Composition should be used to express a relationship wherethe behavior of Part instances is undefined without beingrelated to an instance of the Whole. And, conversely, the

behavior of the Whole is ill-defined or incomplete if one or more of the Part instances are undefined.

Whole Class

Class W

ClassP2

ClassP1

Part Classes

Example

[From Dr.David A. Workman]


Oo relationships aggregation
OO Relationships: Aggregation

Container Class

ClassC

Aggregation: expresses a relationship among instances

of related classes. It is a specific kind of Container-Containeerelationship.

It expresses a relationship where an instance of the Container-class has the responsibility to hold and maintain instances of each Containee-class that have been createdoutside the auspices of the Container-class. Aggregation should be used to express a more informalrelationship than composition expresses. That is, it is anappropriate relationship where the Container and its Containeescan be manipulated independently.

Aggregation is appropriate when Container and Containees have no special access privileges to each other.

AGGREGATION

Class E2

Class E1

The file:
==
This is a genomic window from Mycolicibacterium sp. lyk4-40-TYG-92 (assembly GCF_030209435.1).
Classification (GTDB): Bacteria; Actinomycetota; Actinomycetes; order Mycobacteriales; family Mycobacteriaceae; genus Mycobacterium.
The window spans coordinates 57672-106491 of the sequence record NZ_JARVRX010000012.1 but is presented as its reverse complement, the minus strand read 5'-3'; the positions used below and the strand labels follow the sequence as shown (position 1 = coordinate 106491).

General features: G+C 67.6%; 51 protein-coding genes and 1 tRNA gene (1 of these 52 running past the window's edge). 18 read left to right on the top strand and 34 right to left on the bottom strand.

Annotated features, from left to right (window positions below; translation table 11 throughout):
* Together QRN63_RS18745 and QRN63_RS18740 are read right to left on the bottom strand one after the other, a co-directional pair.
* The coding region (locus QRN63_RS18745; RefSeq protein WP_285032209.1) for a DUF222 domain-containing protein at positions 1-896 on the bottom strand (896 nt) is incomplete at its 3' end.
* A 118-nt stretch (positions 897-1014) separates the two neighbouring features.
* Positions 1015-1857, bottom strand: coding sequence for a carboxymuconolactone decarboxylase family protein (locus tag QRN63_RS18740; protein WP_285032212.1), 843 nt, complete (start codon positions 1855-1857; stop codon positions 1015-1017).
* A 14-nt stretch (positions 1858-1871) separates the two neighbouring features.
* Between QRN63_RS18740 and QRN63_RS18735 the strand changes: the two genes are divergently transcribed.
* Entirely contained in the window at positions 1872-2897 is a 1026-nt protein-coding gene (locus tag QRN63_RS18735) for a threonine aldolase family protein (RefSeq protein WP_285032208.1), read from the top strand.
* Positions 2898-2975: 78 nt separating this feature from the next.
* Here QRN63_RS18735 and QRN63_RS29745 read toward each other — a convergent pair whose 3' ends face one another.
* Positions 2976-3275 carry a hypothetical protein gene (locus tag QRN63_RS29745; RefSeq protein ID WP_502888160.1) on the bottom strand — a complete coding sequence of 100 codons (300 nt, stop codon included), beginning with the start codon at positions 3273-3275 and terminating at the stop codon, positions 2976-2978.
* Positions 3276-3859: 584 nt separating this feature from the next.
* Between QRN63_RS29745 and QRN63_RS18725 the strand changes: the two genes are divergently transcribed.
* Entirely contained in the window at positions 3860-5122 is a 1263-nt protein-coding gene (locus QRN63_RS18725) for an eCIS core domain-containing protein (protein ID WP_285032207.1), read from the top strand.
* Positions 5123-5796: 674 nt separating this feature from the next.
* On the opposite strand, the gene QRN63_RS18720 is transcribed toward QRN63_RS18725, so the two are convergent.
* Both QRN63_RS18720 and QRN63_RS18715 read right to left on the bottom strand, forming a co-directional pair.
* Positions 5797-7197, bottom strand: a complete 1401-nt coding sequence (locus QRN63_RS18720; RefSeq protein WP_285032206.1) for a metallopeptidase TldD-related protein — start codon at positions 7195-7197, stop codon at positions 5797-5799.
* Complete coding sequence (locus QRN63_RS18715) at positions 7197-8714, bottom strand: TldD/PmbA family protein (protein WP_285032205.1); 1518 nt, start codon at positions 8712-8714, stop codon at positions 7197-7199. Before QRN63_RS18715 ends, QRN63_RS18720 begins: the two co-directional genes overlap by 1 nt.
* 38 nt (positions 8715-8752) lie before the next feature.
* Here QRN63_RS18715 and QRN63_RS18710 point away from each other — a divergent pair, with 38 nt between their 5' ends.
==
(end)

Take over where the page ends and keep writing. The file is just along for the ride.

Containee Classes

Example

Bag

Milk

Apples

[From Dr.David A. Workman]


Aggregation vs composition
Aggregation vs. Composition

  • Composition is really a strong form of aggregation

    • components have only one owner

    • components cannot exist independent of their owner

    • components live or die with their owner

    • e.g. Each car has an engine that can not be shared with other cars.

  • Aggregations may form "part of" the aggregate, but may not be essential to it. They may also exist independent of the aggregate.

  • e.g. Apples may exist independent of the bag.


Good practice crc card
Good Practice: CRC Card

(Class Responsibility Collaborator)

Benefits: It is easy to describe how classes work by moving cards around; allows to quickly consider alternatives.

Class

Reservations

  • Collaborators

  • Catalog

  • User session

  • Responsibility

  • Keep list of reserved titles

  • Handle reservation


Sequence diagram make a phone call
Sequence Diagram(make a phone call)

Caller

Phone

Recipient

Picks up

Dial tone

Dial

Ring notification

Ring

Picks up

Hello


Sequence diagram object interaction

A

B

Synchronous

Asynchronous

Transmission delayed

[condition] remove()

*[for each] remove()

Self-Call

Sequence Diagram:Object interaction

Self-Call: A message that an

Object sends to itself.

Condition: indicates when a message is sent. The message is sent only if the condition is true.

Condition

Iteration


Sequence diagrams object life spans

A

Create

B

X

Return

Deletion

Lifeline

Sequence Diagrams – Object Life Spans

  • Creation

    • Create message

    • Object life starts at that point

  • Activation